We went to a public high school graduation “ceremony” for an extended family member in the local stadium. There was no attempt of the crowd to be quiet here. The singing and speeches could only be faintly heard from our high altitude seating. People were in constant motion in the aisles, blocking our view of the proceedings. I think I resorted to reading a book, while trying to wait for “our” student, that we were there to support.
Since we had not yet learned our lesson, we went to our son’s university graduation ceremony. That was longer and more exhausting than any of my drug free labors giving birth to our seven children. We listened to the attending professors congratulate themselves on their own accomplishments for a couple of hours (well, it sure seemed like a couple of hours – maybe it was longer?). While we sat in bleachers. After driving hours and walking from very inconvenient parking to honor our son. We tried not to lose our minds as they went on to talk about school improvements and goals. I will be forever grateful that our last name begins with a “B” and we were far enough up in the stands to slip out when we did.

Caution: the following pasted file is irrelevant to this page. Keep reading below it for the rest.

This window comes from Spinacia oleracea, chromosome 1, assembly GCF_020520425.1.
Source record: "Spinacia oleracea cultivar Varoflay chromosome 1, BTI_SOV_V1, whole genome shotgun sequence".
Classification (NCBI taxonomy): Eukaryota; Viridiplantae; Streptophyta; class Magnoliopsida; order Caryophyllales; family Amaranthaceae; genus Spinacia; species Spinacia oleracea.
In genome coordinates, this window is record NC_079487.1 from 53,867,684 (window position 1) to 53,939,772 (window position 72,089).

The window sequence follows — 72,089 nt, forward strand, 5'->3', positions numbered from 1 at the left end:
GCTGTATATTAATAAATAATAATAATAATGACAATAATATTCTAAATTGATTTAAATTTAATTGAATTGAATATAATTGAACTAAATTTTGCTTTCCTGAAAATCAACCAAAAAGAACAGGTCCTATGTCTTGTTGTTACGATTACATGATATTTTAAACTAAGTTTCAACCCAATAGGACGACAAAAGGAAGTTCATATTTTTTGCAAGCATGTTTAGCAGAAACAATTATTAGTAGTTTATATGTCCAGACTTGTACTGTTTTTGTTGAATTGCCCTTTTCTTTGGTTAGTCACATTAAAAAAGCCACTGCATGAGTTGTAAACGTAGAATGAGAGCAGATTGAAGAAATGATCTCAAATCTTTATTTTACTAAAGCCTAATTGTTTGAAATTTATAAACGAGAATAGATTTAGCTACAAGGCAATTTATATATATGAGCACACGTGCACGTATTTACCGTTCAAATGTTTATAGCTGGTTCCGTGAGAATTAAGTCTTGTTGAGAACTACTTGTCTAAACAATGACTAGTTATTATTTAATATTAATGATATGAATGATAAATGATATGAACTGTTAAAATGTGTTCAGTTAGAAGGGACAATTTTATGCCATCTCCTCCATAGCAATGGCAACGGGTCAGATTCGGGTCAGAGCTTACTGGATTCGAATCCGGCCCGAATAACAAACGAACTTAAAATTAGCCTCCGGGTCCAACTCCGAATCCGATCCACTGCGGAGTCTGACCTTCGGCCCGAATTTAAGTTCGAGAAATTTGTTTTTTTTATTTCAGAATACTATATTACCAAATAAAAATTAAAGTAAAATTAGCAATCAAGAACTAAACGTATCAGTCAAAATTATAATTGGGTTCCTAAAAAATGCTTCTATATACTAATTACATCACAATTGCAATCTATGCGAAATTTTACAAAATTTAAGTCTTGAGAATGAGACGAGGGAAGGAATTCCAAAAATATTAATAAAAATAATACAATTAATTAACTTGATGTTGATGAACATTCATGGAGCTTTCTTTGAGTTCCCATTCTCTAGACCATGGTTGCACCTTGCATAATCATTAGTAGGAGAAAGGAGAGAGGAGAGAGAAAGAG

We have nothing against celebrations and commemorating significant milestones in life. We do question the increasingly laborious rituals that seem to have as their main goal validating the need for government sanction of educational effort. Or is it the government validating itself by bestowing it’s approval on the work of the students? Did the students succeed because of the government or in spite of it? How do government awards, or awards from people in the community you have never met and will probably never see again, add any meaning to what has been accomplished? It’s like taxing us and then saying they are “providing” resources for us. Um, no. You are laundering my money and skimming some of it off before giving pennies on the dollar back, if that much. Likewise, with education, government is dictating how our children must spend their time, using much of that time to teach the children how to think in ways that suit the government, and then awarding us for being good slaves. With a printed piece of paper. Typical.